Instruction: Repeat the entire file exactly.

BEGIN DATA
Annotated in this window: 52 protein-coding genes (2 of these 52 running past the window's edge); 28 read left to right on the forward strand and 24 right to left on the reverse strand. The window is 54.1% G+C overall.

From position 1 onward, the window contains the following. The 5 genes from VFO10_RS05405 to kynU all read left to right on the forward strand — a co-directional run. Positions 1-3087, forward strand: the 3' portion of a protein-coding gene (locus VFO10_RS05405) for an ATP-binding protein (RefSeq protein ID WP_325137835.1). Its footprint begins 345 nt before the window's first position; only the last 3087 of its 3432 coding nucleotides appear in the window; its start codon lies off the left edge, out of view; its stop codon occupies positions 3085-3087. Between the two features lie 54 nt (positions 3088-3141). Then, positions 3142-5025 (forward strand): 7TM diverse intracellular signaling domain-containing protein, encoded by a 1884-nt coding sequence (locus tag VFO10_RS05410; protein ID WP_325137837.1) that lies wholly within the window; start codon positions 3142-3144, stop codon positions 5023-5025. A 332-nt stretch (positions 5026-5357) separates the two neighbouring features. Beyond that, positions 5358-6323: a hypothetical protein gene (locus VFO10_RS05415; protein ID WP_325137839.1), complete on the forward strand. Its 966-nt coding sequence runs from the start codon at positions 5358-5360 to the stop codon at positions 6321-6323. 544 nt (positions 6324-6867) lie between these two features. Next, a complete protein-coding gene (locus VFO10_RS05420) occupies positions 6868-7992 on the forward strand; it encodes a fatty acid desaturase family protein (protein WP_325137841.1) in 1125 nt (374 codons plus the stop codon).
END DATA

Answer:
Annotated in this window: 52 protein-coding genes (2 of these 52 running past the window's edge); 28 read left to right on the forward strand and 24 right to left on the reverse strand. The window is 54.1% G+C overall.

From position 1 onward, the window contains the following. The 5 genes from VFO10_RS05405 to kynU all read left to right on the forward strand — a co-directional run. Positions 1-3087, forward strand: the 3' portion of a protein-coding gene (locus VFO10_RS05405) for an ATP-binding protein (RefSeq protein ID WP_325137835.1). Its footprint begins 345 nt before the window's first position; only the last 3087 of its 3432 coding nucleotides appear in the window; its start codon lies off the left edge, out of view; its stop codon occupies positions 3085-3087. Between the two features lie 54 nt (positions 3088-3141). Then, positions 3142-5025 (forward strand): 7TM diverse intracellular signaling domain-containing protein, encoded by a 1884-nt coding sequence (locus tag VFO10_RS05410; protein ID WP_325137837.1) that lies wholly within the window; start codon positions 3142-3144, stop codon positions 5023-5025. A 332-nt stretch (positions 5026-5357) separates the two neighbouring features. Beyond that, positions 5358-6323: a hypothetical protein gene (locus VFO10_RS05415; protein ID WP_325137839.1), complete on the forward strand. Its 966-nt coding sequence runs from the start codon at positions 5358-5360 to the stop codon at positions 6321-6323. 544 nt (positions 6324-6867) lie between these two features. Next, a complete protein-coding gene (locus VFO10_RS05420) occupies positions 6868-7992 on the forward strand; it encodes a fatty acid desaturase family protein (protein WP_325137841.1) in 1125 nt (374 codons plus the stop codon).